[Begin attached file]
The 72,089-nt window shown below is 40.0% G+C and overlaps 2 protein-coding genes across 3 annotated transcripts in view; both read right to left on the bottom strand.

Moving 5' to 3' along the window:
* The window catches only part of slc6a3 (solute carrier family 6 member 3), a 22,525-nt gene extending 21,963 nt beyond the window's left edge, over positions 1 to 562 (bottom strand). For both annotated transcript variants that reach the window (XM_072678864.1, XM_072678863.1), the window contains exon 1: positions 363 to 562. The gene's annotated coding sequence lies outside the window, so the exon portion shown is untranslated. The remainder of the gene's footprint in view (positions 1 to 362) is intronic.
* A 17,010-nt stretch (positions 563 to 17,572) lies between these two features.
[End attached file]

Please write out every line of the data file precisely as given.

The 72,089-nt window shown below is 40.0% G+C and overlaps 2 protein-coding genes across 3 annotated transcripts in view; both read right to left on the bottom strand.

Moving 5' to 3' along the window:
* The window catches only part of slc6a3 (solute carrier family 6 member 3), a 22,525-nt gene extending 21,963 nt beyond the window's left edge, over positions 1 to 562 (bottom strand). For both annotated transcript variants that reach the window (XM_072678864.1, XM_072678863.1), the window contains exon 1: positions 363 to 562. The gene's annotated coding sequence lies outside the window, so the exon portion shown is untranslated. The remainder of the gene's footprint in view (positions 1 to 362) is intronic.
* A 17,010-nt stretch (positions 563 to 17,572) lies between these two features.